Draining the reservoir could also have a dramatic impact on the illegally occupied Crimean Peninsula. It relies on water from mainland Ukraine; one of the first actions of invading Russian troops last year was to reopen a water channel linked to the reservoir that had been closed by Ukraine after the 2014 annexation.
“It’s going to be a social-economic disaster. Farmers won't be able to grow crops," said Wim Zwijnenburg with PAX, a Dutch NGO, and a contributor to the Bellingcat investigative network. "Ukraine had already [blocked] the river to Crimea prior to the conflict to stop the water flow, which already led to some desertification in the area. It's hard to predict anything — most of the effects will probably play out in two to three years' time.”
Iiulia Markhel, coordinator of Let's Do It Ukraine SOS, the country's largest environmental NGO, called the burst dam a "catastrophe."
"Animals, species, will be destroyed," she said. "It will change the climate of the whole region. Ukrainian agrarian lands have likely been destroyed. The area will be flooded. The places the water will leave will turn into deserts; the places the water will stay will become swamps."
It adds to the vast cost of the war's environmental impact, which has reached 2 trillion hryvnia (€53 billion), said Ukraine's environment ministry.
The destruction of the dam won't have an immediate effect on Ukraine's national electricity grid, said Vitaliy Mukhin, a strategic adviser to Kyiv’s state-owned hydropower company Ukrhydroenergo. Nova Kakhovka, built in the 1950s, has a capacity of 357 megawatts but it hasn't contributed much power since it came under Russian occupation.
It won't be back online anytime soon. Ukrhydroenergo said “as a result of blasts in the machine hall, the Kakhovka hydroelectric power station is completely destroyed. It is not recoverable.”
The hydropower station would have been a key source of clean energy and an important part of Ukraine's post-war energy mix, said Olena Pavlenko, president of Kyiv's DiXi group energy think tank.People help an elderly man to get in an inflatable boat as he evacuates from his home in a flooded street of Kherson | Ivan Antyrenko/EPA_EFE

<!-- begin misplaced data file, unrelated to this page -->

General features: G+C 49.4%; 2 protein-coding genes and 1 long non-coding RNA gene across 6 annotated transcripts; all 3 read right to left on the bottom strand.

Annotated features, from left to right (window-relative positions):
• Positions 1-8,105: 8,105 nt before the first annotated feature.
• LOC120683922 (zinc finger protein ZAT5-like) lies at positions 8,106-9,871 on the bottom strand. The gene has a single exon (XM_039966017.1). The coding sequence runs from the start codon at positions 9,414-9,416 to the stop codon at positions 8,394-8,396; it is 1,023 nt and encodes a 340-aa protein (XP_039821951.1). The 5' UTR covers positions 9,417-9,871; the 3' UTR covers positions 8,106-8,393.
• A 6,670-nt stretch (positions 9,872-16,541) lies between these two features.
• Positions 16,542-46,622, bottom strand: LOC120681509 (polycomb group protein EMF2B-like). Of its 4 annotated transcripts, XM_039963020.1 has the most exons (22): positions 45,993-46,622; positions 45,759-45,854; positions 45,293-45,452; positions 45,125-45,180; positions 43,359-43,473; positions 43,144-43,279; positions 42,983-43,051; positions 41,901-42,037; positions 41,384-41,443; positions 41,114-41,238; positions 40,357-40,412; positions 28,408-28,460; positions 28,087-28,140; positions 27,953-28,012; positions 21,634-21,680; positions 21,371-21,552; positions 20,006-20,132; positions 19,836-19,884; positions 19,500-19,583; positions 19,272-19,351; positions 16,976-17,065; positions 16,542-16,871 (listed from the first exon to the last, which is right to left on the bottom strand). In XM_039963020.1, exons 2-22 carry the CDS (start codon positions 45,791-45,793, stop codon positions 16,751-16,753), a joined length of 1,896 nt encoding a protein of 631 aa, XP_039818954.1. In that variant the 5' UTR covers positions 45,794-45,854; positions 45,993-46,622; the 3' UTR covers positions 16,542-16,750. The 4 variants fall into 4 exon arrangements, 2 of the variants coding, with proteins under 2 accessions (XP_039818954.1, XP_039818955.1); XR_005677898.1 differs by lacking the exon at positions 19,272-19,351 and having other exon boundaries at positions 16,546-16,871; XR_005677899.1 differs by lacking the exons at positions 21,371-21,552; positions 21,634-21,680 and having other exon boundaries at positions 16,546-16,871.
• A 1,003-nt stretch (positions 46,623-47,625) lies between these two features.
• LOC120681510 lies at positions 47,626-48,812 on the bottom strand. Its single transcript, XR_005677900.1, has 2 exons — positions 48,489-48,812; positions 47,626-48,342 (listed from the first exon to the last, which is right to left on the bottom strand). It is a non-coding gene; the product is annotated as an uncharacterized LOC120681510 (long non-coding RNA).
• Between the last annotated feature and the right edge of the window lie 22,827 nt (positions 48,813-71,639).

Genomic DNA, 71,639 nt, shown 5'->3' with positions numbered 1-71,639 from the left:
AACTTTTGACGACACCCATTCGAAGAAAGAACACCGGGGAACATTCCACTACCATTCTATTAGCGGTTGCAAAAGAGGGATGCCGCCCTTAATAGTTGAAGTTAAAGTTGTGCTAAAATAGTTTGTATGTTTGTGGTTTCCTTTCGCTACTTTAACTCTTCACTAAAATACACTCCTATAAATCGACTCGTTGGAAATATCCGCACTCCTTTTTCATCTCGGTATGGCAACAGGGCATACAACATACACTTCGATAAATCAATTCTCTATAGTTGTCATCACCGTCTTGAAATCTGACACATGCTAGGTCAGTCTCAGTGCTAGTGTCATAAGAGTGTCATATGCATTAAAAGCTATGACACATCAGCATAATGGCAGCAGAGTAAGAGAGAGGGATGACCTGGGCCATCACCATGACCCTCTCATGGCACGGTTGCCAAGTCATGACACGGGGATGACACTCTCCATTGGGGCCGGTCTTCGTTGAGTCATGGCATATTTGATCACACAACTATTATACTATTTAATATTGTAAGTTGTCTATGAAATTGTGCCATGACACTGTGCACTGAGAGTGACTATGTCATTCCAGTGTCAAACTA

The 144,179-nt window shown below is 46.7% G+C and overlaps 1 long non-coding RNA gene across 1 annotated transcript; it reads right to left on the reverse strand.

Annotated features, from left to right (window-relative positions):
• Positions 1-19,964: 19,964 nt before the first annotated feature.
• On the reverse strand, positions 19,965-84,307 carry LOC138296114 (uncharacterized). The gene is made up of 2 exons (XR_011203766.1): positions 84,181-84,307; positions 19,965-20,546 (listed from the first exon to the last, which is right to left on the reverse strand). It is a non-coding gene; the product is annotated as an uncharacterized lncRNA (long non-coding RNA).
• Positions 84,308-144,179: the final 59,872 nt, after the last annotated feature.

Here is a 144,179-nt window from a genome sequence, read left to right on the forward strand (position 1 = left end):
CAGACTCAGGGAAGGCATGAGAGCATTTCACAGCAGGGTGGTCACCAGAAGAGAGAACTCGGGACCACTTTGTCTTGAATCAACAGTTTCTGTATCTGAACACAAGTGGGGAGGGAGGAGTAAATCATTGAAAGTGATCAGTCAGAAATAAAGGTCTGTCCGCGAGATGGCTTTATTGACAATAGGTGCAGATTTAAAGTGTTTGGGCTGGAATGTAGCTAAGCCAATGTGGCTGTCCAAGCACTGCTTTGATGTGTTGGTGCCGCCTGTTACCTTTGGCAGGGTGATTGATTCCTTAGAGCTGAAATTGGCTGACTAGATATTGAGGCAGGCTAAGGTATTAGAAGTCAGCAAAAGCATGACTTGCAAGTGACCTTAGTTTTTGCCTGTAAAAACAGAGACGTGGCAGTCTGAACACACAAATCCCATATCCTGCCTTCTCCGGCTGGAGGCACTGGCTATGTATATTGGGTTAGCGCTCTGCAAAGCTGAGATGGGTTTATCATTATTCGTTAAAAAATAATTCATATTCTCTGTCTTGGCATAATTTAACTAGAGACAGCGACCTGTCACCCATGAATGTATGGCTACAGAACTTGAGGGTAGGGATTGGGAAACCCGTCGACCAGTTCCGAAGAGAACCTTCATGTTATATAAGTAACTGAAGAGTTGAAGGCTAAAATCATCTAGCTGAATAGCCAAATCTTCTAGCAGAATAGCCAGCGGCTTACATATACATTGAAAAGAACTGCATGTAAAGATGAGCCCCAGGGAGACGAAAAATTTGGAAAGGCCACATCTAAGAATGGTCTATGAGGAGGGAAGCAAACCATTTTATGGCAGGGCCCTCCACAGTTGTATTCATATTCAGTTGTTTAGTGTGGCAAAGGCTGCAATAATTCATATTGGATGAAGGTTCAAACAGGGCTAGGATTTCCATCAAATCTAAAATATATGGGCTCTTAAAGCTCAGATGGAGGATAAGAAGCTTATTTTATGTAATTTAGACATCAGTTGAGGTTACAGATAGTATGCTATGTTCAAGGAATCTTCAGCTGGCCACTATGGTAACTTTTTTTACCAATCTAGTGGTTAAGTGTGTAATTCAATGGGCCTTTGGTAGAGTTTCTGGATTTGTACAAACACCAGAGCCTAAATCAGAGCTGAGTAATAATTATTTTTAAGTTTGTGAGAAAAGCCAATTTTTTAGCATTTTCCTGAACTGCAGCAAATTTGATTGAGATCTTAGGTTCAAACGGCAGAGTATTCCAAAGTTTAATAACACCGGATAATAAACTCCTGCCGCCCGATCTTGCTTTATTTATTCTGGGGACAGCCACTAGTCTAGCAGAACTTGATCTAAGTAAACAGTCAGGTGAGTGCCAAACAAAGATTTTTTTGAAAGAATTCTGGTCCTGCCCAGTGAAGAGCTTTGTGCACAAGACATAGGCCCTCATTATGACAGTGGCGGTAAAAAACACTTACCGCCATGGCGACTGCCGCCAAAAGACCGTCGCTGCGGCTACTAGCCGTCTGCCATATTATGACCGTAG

Ihor Syrota, the head of Ukrhydroenergo, said Kyiv will build a new plant on the same site once it liberates the territory.
Blowing the Nova Kakhovka dam has a potential impact on the battle-scarred Zaporizhzhia Nuclear Power Plant, also occupied by Russian troops. The plant relies on the reservoir's water to cool its six reactors, but they are now in so-called cold shutdown, and the plant's cooling pool is full so only needs a “few liters per second," said Leon Cizelj, president of the European Nuclear Society.
The International Atomic Energy Agency said there is enough cooling water at the plant to last for about six months.
"The facility has back-up options available and there is no short-term risk to nuclear safety and security," said Director General Rafael Mariano Grossi.
"The conflict keeps pushing new boundaries," said Doug Weir, research and policy director at the Conflict and Environment Observatory. "A lot of people have been worried about these dams but at the same time never really expected them to be breached. The events just keep unfolding, building layers of environmental damage and harm in Ukraine.”
Veronika Melkozerova reported from Kyiv. Federica Di Sario, Victor Jack, Antonia Zimmermann and Louise Guillot contributed reporting.
CORRECTION: This article has been updated to correct the water usage at the Zaporizhzhia Nuclear Power Plant. It uses a few liters per second.